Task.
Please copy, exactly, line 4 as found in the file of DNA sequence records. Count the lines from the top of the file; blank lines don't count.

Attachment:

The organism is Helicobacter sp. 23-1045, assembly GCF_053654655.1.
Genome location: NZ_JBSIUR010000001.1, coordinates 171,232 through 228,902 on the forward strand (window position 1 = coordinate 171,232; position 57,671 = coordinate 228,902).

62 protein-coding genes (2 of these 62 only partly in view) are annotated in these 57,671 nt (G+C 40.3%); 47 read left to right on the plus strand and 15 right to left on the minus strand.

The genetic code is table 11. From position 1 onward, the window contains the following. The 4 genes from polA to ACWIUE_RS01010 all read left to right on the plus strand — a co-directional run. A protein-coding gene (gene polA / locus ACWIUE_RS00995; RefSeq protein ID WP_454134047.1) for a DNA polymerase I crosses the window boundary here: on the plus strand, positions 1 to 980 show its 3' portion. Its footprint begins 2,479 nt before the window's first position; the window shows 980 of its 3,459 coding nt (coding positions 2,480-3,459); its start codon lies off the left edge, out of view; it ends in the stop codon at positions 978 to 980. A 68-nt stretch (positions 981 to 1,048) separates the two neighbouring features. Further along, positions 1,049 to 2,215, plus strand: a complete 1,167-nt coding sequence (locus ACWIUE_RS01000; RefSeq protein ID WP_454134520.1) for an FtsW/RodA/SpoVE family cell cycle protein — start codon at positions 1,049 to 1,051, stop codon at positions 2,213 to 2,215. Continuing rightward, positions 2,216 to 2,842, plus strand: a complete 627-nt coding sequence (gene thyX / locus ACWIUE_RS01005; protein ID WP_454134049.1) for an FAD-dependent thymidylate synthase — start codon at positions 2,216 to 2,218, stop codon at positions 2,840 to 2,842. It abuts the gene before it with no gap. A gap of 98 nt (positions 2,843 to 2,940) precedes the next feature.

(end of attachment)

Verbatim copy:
The genetic code is table 11. From position 1 onward, the window contains the following. The 4 genes from polA to ACWIUE_RS01010 all read left to right on the plus strand — a co-directional run. A protein-coding gene (gene polA / locus ACWIUE_RS00995; RefSeq protein ID WP_454134047.1) for a DNA polymerase I crosses the window boundary here: on the plus strand, positions 1 to 980 show its 3' portion. Its footprint begins 2,479 nt before the window's first position; the window shows 980 of its 3,459 coding nt (coding positions 2,480-3,459); its start codon lies off the left edge, out of view; it ends in the stop codon at positions 978 to 980. A 68-nt stretch (positions 981 to 1,048) separates the two neighbouring features. Further along, positions 1,049 to 2,215, plus strand: a complete 1,167-nt coding sequence (locus ACWIUE_RS01000; RefSeq protein ID WP_454134520.1) for an FtsW/RodA/SpoVE family cell cycle protein — start codon at positions 1,049 to 1,051, stop codon at positions 2,213 to 2,215. Continuing rightward, positions 2,216 to 2,842, plus strand: a complete 627-nt coding sequence (gene thyX / locus ACWIUE_RS01005; protein ID WP_454134049.1) for an FAD-dependent thymidylate synthase — start codon at positions 2,216 to 2,218, stop codon at positions 2,840 to 2,842. It abuts the gene before it with no gap. A gap of 98 nt (positions 2,843 to 2,940) precedes the next feature.